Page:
“While we have not found a case of superinfection in our cohort of chronically infected HIV couples, a handful of cases of superinfection verified by linkage to a known partner’s virus have been reported in chronically infected HIV patients. It is also important to stress, these findings do not address the negative consequences of acquiring other sexually transmitted diseases through engaging in unprotected sex or the potentially positive consequences that unprotected sex may have in partnerships where both individuals are HIV-positive,” said study co-author, J. Jeff McConnell, MA, director of the Positive Partners study at the Gladstone Institute for Virology and Immunology.
Co-authors include Larry A. Bragg from the Gladstone Institute of Virology and Immunology; Emily Eriksson and Vanessa A. York in the UCSF Division of Experimental Medicine; Teri Liegler from the UCSF AIDS Research Institute and Frederick M. Hecht from the UCSF Positive Health Program at San Francisco General Hospital.
The research was funded by UCSF AIDS Biology Program of the AIDS Research Institute, UCSF-GIVI Center for AIDS Research, UCSF-Gladstone Centers of AIDS Research Developmental Award, University of California’s University-wide AIDS Research Program, the Centers for Disease Control and the National Institutes of Health.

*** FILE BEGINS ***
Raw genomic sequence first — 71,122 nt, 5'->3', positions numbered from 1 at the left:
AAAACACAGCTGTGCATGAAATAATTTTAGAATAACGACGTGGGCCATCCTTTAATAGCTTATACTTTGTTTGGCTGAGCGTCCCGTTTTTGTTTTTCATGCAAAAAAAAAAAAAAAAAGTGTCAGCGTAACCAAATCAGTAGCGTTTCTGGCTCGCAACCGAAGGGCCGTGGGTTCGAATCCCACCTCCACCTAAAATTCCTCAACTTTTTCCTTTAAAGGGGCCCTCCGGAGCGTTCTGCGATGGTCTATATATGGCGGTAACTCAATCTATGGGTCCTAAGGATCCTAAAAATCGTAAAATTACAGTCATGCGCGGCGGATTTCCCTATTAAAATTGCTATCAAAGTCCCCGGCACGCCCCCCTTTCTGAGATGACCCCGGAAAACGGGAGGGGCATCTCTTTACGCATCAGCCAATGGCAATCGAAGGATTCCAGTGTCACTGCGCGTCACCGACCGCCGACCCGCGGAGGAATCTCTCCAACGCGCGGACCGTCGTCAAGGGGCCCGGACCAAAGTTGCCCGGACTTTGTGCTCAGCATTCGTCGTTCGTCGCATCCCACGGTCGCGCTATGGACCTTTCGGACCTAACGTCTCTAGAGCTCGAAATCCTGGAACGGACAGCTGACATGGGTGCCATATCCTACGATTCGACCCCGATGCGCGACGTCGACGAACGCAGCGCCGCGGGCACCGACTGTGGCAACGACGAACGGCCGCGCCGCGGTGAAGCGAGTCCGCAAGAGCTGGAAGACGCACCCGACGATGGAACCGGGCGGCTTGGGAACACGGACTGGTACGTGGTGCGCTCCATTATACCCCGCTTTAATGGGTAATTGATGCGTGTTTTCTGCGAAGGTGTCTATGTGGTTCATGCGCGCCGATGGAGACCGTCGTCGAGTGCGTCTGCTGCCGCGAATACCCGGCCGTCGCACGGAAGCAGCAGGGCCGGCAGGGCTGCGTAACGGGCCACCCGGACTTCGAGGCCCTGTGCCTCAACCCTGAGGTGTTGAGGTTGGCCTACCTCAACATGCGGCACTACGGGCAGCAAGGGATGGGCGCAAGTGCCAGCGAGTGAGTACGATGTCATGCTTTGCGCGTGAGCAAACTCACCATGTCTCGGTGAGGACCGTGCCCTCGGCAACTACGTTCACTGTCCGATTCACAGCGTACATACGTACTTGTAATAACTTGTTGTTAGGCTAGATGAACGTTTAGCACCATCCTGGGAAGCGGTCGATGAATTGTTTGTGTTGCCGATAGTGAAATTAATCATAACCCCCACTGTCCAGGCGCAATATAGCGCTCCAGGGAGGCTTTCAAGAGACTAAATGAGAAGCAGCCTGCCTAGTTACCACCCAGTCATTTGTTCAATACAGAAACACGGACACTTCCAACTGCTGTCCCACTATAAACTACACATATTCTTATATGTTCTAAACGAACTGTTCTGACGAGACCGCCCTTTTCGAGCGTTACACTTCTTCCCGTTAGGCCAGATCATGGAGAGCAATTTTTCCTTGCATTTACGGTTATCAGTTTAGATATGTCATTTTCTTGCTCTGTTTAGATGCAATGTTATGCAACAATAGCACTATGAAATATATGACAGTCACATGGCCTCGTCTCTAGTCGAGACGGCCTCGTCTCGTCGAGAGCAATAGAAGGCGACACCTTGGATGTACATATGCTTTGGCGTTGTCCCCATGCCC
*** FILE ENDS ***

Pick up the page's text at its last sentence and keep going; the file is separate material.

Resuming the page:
The Gladstone Institute of Virology and Immunology and the UCSF Division of Experimental Medicine and Positive Health Program are affiliated with the AIDS Research Institute (ARI) at UCSF. UCSF ARI houses hundreds of scientists and dozens of programs throughout UCSF and affiliated labs and institutions, making ARI one of the largest AIDS research entities in the world.
UCSF is a leading university dedicated to defining health worldwide through advanced biomedical research, graduate level education in the life sciences and health professions, and excellence in patient care.